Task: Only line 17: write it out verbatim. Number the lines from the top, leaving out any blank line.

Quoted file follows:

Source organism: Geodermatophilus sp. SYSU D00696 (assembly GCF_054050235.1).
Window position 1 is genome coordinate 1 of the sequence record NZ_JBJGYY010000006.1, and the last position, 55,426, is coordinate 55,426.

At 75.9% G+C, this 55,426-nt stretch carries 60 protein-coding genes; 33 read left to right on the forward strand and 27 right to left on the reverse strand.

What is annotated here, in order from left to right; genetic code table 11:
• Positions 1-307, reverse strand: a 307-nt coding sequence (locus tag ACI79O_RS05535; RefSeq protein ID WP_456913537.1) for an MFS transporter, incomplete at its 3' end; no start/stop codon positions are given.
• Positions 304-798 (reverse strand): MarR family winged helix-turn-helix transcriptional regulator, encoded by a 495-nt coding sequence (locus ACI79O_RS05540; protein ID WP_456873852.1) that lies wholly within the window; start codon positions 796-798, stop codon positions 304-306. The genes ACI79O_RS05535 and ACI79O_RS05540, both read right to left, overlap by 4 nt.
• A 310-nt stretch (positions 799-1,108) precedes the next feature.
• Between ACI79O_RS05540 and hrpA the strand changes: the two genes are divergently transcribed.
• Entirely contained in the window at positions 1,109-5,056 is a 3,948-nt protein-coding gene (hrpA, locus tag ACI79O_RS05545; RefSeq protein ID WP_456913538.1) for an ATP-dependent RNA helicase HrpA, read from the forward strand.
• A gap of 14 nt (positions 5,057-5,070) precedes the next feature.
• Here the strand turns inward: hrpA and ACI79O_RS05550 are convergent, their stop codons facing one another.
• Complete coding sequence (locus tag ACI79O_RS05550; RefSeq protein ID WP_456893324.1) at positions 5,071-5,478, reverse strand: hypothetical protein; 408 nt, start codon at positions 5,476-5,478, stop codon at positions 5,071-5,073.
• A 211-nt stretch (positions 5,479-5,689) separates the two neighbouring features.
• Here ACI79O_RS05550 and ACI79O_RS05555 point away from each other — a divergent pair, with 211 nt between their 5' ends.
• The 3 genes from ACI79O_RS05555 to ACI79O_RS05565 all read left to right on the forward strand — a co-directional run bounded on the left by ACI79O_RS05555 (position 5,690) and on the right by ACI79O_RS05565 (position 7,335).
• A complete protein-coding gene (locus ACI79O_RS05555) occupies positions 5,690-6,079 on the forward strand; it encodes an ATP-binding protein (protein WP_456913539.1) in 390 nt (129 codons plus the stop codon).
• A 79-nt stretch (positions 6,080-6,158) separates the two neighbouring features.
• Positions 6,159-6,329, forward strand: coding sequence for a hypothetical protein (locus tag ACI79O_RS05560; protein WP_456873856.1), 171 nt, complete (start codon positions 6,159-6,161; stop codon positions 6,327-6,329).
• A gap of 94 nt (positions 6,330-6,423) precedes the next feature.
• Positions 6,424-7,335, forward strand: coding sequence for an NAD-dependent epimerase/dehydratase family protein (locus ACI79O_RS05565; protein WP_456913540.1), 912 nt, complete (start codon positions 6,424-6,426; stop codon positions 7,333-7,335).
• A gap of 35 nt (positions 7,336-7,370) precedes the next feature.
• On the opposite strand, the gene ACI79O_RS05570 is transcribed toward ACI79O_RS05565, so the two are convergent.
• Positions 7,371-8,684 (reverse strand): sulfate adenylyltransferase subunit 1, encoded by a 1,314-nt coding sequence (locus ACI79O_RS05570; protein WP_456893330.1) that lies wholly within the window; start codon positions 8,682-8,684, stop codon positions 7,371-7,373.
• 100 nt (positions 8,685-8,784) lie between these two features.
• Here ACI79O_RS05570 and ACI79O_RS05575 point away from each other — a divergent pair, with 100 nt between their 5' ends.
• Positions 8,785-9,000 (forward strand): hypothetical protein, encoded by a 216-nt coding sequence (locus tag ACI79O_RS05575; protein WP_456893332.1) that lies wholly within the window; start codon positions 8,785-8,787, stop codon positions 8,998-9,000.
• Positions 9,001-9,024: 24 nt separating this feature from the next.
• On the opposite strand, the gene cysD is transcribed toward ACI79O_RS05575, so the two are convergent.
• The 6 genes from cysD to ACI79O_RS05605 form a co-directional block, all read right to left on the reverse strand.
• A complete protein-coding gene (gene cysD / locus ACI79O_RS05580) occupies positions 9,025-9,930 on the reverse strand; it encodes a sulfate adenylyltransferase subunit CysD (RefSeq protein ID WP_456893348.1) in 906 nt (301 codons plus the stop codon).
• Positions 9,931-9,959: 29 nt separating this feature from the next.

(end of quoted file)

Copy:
• A 79-nt stretch (positions 6,080-6,158) separates the two neighbouring features.